New EBU champ Kubrat Pulev methodically picks Alexander Dimitrenko apart, winning by KO in 11

5 May

Petra Kirsch – Gelsenkirchen

After a slow start against experienced heavyweight Alexander Dimitrenko, undefeated professional Kubrat Pulev finished strong and scored his most significant victory to date by knocking out a previously unstopped fighter who had, prior to the opening bell, only one loss on his resume (Eddie Chambers, on points). For his win on Saturday, May 5 at Germany’s emergent boxing Mecca; the Messehalle in Erfurt, Pulev gained the EBU championship.

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Kirsch’s scorecard

Round 1 2 3 4 5 6 7 8 9 10 11 12
Dimitrenko
10 10 9 9 10 9 9 9 9 9
8
Pulev
9 9 10
10 10 10 10 10 10 10 10

Official verdict: Pulev by way of KO.

Dimitrenko executed a sharp jab in the opening round and, boasting the superior technique, the Ukraine-born German’s work was in danger of getting overshadowed by Pulev’s wide overhand right in round two. Such success from Pulev proved to be sporadic, as Dimitrenko – a 29-year-old with victories over Albert Sosnowski, Ross Purrity, Timo Hoffmann and Michael Sprott on his record – began throwing his own right hand and it was a far more educated, straighter and thoughtful shot than the ones Pulev dispatched.

Pulev, 6’4 1/2, came back into the fight in the third round and marked-up Dimitrenko’s eye with some blue swelling due to a more convincing jab. That lead shot oft came at an unexpected moment as Pulev would wind-up to throw the right, which opened Alexander up and, instead, Kubrat poked an orthodox jab into Pulev’s face. Finding his range with power in the fourth, Pulev’s overhand rights – thrown in a less looping fashion than in the early rounds – connected and forced Dimitrenko into an act of kidology as he attempted to laugh off the thudding shot.

Dimitrenko had the benefit of the physical advantage as he towered over Pulev by three inches and also had a greater wingspan (reach = 83 inches). His fighting style in the fifth round, though, did not reflect this as Pulev maintained the boxing initiative. Dimitrenko rallied late in the stanza and a controlled cluster of punches ensured a share of the spoils prior to the sixth.

Fighting in black trunks, Dimitrenko – nicknamed Sascha – pressured Pulev further in the sixth round but left himself open to incoming shots and a mouse on either side of his nose became obvious to note. Pulev’s intuition was far greater than Dimitrenko’s. When Dimitrenko was about to throw a left, Pulev knew that he could jab with his opponent’s jab and beat him to the punch – something that happened repeatedly in the seventh. Dimitrenko may have been credited with the greater shot output, but it was Pulev’s precision that deserved higher points for A: the effectiveness of his aggression and B: opening up angry cuts (a peach of an uppercut at the end of round seven could have been the blow that left a lot of blood leaking from the side of Sascha’s eye).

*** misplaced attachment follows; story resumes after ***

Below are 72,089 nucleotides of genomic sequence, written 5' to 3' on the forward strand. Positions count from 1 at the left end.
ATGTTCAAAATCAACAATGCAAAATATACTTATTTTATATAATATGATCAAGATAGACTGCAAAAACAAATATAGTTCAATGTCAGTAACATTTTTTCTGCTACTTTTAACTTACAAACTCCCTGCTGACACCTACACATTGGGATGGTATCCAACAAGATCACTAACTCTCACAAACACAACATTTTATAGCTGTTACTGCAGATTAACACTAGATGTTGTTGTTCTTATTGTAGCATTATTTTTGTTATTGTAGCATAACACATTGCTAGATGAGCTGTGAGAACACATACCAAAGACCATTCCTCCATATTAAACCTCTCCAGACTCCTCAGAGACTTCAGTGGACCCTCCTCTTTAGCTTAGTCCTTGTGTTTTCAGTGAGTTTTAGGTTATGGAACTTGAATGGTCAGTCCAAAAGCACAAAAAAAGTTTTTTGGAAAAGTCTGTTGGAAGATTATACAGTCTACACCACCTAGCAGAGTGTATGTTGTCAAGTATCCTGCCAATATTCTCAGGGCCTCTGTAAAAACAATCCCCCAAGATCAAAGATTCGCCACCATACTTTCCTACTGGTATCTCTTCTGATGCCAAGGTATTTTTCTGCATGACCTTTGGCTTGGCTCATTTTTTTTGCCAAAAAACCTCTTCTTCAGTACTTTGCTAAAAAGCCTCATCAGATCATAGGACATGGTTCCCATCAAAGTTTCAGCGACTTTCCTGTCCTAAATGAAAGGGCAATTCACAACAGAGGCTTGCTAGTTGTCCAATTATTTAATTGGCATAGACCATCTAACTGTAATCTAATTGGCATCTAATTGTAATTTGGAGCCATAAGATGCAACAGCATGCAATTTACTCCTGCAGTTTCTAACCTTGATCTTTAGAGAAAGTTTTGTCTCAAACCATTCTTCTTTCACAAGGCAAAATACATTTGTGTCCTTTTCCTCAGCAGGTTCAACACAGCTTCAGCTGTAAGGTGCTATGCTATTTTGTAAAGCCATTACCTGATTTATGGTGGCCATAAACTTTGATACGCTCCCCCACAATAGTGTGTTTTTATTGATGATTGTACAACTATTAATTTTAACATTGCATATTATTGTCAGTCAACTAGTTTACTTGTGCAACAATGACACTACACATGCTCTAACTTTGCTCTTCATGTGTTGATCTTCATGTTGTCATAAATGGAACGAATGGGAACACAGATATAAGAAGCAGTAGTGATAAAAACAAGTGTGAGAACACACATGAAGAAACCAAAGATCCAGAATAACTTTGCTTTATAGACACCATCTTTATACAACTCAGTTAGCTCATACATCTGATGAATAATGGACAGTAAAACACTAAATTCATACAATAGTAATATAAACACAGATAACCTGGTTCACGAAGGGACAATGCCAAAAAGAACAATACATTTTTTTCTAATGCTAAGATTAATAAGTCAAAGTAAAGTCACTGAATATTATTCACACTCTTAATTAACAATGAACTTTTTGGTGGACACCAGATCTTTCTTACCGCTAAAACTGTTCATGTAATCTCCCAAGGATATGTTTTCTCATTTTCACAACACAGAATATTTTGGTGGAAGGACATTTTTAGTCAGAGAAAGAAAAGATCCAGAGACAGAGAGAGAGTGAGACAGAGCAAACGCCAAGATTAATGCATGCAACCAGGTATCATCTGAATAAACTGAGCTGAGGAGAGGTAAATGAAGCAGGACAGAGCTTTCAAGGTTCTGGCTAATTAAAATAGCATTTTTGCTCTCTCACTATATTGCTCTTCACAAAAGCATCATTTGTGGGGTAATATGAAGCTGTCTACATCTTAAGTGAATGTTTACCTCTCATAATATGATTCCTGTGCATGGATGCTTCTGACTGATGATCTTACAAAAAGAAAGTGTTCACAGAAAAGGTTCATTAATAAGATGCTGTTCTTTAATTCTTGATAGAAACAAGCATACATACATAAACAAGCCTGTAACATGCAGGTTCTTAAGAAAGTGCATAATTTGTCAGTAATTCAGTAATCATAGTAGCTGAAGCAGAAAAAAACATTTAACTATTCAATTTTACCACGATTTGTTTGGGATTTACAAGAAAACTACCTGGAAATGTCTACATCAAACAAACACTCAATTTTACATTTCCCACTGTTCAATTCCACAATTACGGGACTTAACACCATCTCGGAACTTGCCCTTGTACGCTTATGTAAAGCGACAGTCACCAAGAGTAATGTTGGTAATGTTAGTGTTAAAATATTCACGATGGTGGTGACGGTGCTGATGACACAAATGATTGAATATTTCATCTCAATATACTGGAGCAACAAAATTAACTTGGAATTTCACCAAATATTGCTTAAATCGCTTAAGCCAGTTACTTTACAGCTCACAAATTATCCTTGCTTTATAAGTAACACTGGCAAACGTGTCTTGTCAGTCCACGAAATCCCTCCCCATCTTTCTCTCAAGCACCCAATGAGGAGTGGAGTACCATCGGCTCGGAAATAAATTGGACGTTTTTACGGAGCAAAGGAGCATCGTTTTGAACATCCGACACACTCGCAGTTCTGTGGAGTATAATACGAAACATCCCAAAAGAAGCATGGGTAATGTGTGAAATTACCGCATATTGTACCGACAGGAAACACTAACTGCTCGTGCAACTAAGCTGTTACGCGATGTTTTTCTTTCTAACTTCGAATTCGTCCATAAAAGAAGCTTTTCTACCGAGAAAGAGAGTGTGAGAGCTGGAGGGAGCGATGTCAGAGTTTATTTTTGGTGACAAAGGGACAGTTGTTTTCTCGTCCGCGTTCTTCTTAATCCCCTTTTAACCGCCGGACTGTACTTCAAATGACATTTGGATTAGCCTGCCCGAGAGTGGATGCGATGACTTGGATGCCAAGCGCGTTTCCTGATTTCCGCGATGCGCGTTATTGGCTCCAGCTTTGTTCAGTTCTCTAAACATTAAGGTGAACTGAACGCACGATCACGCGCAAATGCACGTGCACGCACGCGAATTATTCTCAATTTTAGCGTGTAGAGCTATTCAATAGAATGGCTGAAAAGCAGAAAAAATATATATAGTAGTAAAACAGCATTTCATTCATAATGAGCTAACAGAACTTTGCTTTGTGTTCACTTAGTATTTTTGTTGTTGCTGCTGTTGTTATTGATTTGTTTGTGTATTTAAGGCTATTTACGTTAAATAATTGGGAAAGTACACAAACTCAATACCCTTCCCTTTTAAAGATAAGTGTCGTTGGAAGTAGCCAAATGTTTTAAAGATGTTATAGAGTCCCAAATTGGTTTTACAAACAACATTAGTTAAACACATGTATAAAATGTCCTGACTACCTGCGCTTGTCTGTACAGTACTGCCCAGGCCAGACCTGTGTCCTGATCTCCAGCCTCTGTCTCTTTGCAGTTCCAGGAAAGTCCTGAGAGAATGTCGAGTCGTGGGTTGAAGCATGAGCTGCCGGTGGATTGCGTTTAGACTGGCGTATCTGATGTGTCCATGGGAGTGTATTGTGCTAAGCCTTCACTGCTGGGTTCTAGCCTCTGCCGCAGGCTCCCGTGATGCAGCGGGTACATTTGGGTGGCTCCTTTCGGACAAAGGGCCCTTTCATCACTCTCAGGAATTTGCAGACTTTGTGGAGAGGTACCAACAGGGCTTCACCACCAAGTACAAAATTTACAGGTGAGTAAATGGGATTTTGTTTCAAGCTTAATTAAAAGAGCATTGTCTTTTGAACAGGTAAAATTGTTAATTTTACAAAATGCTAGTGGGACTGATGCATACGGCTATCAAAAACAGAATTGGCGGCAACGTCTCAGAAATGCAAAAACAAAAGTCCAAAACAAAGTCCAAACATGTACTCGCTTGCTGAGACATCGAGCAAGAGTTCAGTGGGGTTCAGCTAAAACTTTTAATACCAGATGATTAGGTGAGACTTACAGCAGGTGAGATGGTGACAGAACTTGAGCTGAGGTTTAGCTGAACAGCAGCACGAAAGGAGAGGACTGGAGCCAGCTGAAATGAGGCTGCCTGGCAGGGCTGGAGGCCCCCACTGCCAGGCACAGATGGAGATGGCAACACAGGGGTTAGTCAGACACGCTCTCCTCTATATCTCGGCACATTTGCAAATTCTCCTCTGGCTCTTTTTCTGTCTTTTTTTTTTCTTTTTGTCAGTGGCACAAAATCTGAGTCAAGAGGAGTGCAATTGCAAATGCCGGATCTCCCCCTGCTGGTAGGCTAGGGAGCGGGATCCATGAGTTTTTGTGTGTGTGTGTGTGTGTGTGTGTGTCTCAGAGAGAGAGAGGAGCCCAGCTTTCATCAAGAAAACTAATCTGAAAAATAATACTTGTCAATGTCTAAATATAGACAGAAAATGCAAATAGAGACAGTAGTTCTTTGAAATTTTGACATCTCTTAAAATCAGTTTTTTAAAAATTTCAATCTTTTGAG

The will, determination and desire to throw a shot had been beaten out of Dimitrenko. In round eight he threw in a lackadaisical manner while Pulev’s upper body movement ensured he could evade the shots. In return, Pulev – to put it simply – outboxed his man. Using the full space of the ring, Pulev’s conditioning was so ‘on’ that he was still able to maneuver around the periphery in round nine with the same ease in which he did in round one. His shot selection, too, was just as wise and, even though he relinquished the ten scores to Dimi in the early stages, by the decisive stanzas it was turning into a beat down.

Such was the difference in class, accuracy and power, that before round ten, British trainer Scott Welch’s attempts to gee up Dimitrenko fell on deaf ears as the pugilist gave a hint that he may have wanted an out. The more Dimitrenko’s jaw began to hang due to fatigue, the easier time Pulev had in landing as Kubrat attached chin-checking overhand right shots to his orthodox jab.

With his mouth agape and legs buckled, Dimitrenko was eventually – and inevitably – felled in round 11, by a jab no less. The knockdown was most likely scored due to exhaustion on Dimitrenko’s part rather than power on Pulev’s, but the big man was on his knees for a big count – all the way to nine – before the referee waved the fight off.

With victory, Pulev enhanced his standing as one of Europe’s leading heavyweights, bolstered his claim to be amongst the elite at world level, added the European title to his IBF International belt and saw his record jump up to 16-0-0, 8ko. Dimitrenko stepped back to 32-2-0, 21ko.

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